Separate cabbage leaves and blanch in boiling water for about two and a half minutes. Allow to cool; meanwhile, chop the pork with a cleaver, rolling the mass and varying the direction of the chop: this is a matter of personal preference, since finer mincing produces a more tender, “grainy” homogenous filling, while a larger mince, say, 3/16” to 1/4” will be somewhat more firm and varied in texture.  I prefer the larger mince.  You can also put the pork through a meat grinder, using a quarter inch plate. Place chopped meat in a bowl. Wring out the water from the blanched cabbage using a kitchen towel, and chop to 1/4" to 1/2" pieces. Mix this together with meat and all remaining filling ingredients, adding cornstarch last.  Add chicken or pork stock slowly as you mix the filling in one direction.  Continue adding stock until mixture is visibly wet and "sloppy." If you've overdone the addition of liquid, and the fillng is impossible to handle when making the dumpling, add more cornstarch to firm it up. Keep in mind that the filling will firm up when it is refrigerated. Covered, the filling can be refrigerated for up to five days.  When you are ready to fill the dumplings, make one and boil it to test the flavor and texture, and making any adjustments at that time.

Wrappers:
Cold water can be used, but hot water dough produces a softer, more elastic dough, which is preferable in making most dumplings.
  • 1-1/4 lb bread flour, sifted.
  • 12 fl oz boiling water




When water just comes to a boil, slowly add it to the sifted flour and mix with chopsticks until a crumbled paste forms.  Knead the dough on a floured board as soon as it is cool enough to handle.  Add flour as necessary to form a soft, elastic dough which is not too sticky to handle.  Wrap with a damp cloth or plastic wrap and set aside to rest for about an hour.  Divide the dough in quarters, and roll each quarter into a rope approximately 1” in diameter.  Cut these into segments of about 5/8”, flatten with the palm, then roll out into a disk approximately 3” to 3-1/2” diameter, and 1/16” to 1/8” thick.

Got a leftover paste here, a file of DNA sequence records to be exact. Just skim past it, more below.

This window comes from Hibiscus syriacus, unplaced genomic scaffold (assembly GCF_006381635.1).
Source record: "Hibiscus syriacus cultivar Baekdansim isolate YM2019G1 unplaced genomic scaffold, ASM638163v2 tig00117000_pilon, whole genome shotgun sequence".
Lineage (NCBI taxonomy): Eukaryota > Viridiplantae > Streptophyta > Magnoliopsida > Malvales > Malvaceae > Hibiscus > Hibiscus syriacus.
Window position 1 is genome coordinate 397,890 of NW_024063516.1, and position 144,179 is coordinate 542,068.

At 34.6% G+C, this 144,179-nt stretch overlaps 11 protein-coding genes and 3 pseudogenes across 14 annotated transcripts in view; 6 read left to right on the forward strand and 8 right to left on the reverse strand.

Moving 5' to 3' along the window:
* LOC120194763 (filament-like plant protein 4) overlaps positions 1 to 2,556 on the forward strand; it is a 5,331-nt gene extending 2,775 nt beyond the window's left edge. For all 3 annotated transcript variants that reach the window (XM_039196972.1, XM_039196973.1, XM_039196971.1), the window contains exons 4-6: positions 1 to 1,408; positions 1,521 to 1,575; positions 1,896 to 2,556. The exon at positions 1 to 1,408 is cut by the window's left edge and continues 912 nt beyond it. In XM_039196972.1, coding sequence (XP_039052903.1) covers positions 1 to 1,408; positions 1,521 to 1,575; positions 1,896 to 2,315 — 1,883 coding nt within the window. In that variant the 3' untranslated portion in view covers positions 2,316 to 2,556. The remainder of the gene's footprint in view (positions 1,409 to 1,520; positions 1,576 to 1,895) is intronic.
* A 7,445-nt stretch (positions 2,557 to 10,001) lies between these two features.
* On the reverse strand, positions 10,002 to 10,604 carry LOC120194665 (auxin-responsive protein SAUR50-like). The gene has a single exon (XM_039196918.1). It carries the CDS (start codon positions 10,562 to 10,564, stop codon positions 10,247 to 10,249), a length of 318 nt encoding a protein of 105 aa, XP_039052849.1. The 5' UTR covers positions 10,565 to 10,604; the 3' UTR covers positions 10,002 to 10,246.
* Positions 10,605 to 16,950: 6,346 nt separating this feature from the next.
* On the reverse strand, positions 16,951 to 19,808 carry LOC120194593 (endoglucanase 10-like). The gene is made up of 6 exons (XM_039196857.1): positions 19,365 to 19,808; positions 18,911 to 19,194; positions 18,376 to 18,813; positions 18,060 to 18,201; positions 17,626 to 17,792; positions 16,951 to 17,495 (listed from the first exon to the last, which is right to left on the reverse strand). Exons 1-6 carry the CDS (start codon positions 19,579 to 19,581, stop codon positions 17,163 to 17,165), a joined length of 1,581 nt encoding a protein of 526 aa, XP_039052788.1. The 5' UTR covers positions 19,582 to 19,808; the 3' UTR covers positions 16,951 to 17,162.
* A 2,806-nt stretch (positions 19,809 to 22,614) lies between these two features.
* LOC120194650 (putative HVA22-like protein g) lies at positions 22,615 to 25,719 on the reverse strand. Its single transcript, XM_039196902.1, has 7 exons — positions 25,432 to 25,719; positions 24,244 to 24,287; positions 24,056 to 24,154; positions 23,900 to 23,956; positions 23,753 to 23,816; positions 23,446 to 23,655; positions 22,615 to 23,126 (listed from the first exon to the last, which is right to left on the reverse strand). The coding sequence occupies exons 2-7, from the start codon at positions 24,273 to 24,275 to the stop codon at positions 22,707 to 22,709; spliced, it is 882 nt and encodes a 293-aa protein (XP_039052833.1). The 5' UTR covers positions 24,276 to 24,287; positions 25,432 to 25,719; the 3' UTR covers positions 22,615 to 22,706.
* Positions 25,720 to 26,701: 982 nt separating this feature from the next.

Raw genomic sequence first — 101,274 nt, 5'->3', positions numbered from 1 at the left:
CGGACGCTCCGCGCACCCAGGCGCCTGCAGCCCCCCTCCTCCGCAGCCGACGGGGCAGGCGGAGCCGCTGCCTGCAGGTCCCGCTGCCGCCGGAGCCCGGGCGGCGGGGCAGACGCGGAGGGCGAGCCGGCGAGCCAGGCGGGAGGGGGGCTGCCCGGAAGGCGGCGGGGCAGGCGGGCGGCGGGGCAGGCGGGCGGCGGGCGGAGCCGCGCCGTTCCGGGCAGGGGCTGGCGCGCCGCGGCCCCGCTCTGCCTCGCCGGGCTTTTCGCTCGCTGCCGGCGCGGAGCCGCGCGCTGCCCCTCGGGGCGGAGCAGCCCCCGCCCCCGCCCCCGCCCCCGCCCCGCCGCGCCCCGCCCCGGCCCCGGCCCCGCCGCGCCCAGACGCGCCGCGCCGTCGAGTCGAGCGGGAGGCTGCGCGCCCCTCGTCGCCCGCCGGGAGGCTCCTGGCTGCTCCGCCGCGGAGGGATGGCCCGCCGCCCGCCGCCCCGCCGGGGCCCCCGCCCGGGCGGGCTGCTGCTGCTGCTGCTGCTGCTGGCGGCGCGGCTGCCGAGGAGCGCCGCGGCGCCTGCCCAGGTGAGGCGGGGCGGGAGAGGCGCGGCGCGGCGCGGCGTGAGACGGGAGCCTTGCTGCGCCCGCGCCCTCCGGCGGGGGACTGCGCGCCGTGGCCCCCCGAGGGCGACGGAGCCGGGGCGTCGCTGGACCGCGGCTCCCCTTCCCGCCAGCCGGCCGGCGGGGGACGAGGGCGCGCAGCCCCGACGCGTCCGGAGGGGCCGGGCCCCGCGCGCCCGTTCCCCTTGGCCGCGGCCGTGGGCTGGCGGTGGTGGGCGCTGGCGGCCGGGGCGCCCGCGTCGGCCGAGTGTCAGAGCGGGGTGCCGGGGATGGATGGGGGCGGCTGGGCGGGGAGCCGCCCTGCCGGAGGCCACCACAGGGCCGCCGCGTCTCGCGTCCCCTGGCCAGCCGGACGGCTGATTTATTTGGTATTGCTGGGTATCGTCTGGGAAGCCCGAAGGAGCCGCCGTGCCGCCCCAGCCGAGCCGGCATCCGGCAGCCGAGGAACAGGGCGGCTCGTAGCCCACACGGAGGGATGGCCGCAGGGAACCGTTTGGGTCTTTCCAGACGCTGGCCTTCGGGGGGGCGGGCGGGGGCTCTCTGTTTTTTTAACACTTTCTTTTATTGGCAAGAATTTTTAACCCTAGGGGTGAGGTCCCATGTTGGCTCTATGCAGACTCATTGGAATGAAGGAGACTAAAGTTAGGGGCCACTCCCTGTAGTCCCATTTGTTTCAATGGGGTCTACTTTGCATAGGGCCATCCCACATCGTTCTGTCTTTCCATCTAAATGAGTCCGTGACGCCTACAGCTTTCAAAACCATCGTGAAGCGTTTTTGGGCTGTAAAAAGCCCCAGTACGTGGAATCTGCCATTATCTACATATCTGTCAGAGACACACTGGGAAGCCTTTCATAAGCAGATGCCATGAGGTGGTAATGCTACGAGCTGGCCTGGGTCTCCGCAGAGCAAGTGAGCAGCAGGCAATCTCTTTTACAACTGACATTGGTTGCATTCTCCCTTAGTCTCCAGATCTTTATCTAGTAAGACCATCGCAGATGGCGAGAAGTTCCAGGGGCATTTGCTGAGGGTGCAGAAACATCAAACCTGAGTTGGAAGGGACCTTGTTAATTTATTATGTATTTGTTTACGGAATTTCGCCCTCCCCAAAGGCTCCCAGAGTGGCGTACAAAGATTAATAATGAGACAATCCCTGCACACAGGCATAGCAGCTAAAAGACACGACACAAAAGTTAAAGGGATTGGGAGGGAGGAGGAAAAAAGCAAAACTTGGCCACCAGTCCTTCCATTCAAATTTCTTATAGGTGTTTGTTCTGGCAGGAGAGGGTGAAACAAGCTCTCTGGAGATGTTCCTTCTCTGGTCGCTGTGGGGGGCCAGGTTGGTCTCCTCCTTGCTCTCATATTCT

Keep all dough and rolled skins covered to prevent drying.  As I said, the skins can be purchased or the dough kneaded and rolled with a pasta machine, but texture and tradition will be sacrificed.

Making the dumplings:
The manipulation required for making jiaozi may appear daunting, but it is really very simple: essentially, the round disk of dough is folded with the filling inside, and the fold furthest from you is pleated as it is pressed to the fold closest to you, resulting in the traditional scalloped crescent-shaped packet.  Place a circle of dough flat in your left hand.  Moisten the edge all the way around with water, then using a spoon or chopsticks, place approximately a heaping tablespoon of filling in the center.  (If the dough is fresh and moist, the water may not be necessary.)  Fold the skin, and before the edges touch, grasp them with your right thumb and index finger, and beginning at the fold, pleat the outside edge, guiding the dough with your left fingers and press it to the inside (see photos).  As you do this from right to left, you will create a dumpling, which, when set aside on a piece of parchment paper or floured board, will form a flat side perfect for browning when making potstickers.  With a little practice, this process will become second nature.  Note that if you are making boiled jiaozi the dumpling must be sealed very securely to prevent the water from seeping into the jiaozi while cooking.